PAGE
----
When I entered high school, I was unsure of what I would want to study after I left it. By the end of my eleventh grade year, however, I was certain that I would pursue a degree in English once I reached college. My ninth-grade English instructor was tough on her students, but I benefited from her strictness. I attained a perfect score on my first semester exam, which dealt exclusively with the rules of grammar. The teacher had not accounted for such an occurrence, so she had to pull me aside during class one day to inform me that although the grade sheet would show 99, in reality I had scored a 100. Having such a keen eye for the technical aspects of writing makes editing and proofreading my work easier, and is inarguably my greatest strength in English studies.

During my junior year of high school, I wrote an essay concerning the death of an aunt which my teacher stated was the “best piece of writing [he] had ever read from a student” at my high school. Hearing my abilities so extolled heightened my interest in writing, and so I started writing poems, short stories, and autobiographical prose all the time, neglecting other frivolities like homework, girlfriends, and extracurricular activities. During this time, I wrote roughly thirty-five poems, twenty prose pieces, and ten short stories. While I am proud to have put forth so much effort, I am not necessarily proud of the output of that effort. The prose of my teenage years is slapdash and rambling; the poetry is fragmentary, needlessly grandiose, and too romantic; and my short stories were feeble attempts at humor the comedy of which has not withstood the test of time.

Having declared English studies as my major from the start, I struggled to stay focused on my studies when I first entered college, a condition that I largely attribute to my need to work full-time in order to keep a roof over my head and food on my plate. As a result, my efforts at writing creatively waned, and I eventually settled into a rut of drafting support email messages to customers and little else. After a few years of trying my hand at concurrently attending college and working full-time, I decided to take a break from school, and I stopped writing and reading literature completely. Once a couple years had gone by, I returned to school this past summer with an invigorated sense of purpose. I started reading for pleasure again, and after a great while, I have started writing creatively again, focusing mainly on poetry at first before delving back into prose.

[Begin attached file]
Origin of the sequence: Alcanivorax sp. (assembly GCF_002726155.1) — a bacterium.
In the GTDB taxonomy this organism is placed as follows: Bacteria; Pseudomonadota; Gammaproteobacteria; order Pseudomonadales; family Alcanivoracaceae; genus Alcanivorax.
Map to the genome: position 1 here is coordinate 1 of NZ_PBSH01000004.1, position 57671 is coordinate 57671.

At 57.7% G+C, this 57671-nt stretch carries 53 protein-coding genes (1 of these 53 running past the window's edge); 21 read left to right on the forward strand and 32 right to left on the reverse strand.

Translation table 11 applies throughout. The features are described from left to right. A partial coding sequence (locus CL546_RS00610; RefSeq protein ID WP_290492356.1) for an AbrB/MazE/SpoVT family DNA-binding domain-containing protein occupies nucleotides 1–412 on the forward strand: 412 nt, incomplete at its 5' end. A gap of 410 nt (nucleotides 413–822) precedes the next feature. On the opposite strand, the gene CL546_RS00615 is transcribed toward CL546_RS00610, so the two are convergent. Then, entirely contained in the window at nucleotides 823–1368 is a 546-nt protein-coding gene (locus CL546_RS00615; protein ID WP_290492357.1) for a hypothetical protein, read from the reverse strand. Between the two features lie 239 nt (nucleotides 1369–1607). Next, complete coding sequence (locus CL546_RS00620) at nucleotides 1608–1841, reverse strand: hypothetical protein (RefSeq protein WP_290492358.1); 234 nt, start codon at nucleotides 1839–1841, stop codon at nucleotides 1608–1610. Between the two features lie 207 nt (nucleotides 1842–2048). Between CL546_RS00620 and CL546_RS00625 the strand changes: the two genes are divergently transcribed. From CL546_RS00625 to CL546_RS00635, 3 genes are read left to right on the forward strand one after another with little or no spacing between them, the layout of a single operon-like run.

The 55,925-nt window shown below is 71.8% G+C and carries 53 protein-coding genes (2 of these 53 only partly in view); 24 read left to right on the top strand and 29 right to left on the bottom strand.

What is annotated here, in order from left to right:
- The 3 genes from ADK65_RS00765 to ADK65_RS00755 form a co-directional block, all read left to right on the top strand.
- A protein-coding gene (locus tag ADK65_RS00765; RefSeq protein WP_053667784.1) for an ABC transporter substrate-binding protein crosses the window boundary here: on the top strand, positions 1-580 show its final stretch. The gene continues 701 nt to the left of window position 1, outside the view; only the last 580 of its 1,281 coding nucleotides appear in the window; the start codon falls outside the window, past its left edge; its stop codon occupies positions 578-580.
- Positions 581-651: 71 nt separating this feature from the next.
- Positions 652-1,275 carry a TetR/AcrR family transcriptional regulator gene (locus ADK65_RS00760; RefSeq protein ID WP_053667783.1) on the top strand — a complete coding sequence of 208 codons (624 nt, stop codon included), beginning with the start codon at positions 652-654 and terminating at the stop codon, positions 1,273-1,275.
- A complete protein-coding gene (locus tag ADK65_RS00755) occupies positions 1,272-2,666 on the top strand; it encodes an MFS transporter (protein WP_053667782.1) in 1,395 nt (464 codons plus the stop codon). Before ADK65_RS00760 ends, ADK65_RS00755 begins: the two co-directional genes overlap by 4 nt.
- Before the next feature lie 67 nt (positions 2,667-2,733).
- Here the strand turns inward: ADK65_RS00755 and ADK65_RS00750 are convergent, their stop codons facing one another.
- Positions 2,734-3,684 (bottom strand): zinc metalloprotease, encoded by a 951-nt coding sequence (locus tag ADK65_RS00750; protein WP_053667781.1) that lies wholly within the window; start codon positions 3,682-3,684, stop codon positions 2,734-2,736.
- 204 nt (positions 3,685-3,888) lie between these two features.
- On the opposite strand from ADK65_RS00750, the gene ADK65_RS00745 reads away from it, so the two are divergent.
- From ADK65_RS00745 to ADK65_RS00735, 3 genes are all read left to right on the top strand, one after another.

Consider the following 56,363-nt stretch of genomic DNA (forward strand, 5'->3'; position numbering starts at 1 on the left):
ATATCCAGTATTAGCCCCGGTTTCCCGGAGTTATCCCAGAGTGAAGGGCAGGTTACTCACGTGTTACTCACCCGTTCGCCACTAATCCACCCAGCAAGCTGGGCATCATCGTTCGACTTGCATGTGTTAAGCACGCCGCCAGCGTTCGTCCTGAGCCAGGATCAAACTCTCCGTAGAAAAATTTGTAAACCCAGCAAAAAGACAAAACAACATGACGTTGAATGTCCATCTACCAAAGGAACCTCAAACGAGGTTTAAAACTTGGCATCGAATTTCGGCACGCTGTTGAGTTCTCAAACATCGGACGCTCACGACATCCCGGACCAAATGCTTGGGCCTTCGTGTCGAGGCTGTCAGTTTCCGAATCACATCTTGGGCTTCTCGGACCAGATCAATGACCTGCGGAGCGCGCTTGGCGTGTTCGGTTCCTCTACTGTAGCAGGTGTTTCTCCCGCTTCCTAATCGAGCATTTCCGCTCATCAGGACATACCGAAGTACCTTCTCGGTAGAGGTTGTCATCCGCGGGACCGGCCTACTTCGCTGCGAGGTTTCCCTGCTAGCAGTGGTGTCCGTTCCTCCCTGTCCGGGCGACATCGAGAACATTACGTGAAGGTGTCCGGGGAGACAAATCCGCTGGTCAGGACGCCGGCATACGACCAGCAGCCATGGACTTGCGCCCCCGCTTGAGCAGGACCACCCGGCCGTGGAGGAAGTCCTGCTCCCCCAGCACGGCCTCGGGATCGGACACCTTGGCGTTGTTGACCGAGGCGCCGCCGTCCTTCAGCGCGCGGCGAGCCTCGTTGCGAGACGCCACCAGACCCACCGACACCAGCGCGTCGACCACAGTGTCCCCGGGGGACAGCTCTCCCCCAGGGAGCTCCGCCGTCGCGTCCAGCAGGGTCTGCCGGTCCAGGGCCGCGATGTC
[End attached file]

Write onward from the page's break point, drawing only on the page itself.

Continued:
I have finally realized that in order to become a better writer, I must read. Previously, I read only when necessary from the required texts, conjuring the images and allusions in my own writing solely from my experiences and those required texts. I know now that like any other artist, I must look to all those individuals who have come before me in order to gain a better understanding of what makes technically sound writing creatively brilliant. I must read the greats along with what the critics of their time said about them. I must absorb everything I can before I will be able to wring something beautiful out of my own head. I must grasp the universality of the human condition before I can write intimately about it. To be sure, this is a difficult, daunting, and unending task, but it will be well worth the effort. Not only will I gain greater insight, I will leave my own mark on the literary world and thus become a part of the process for future writers.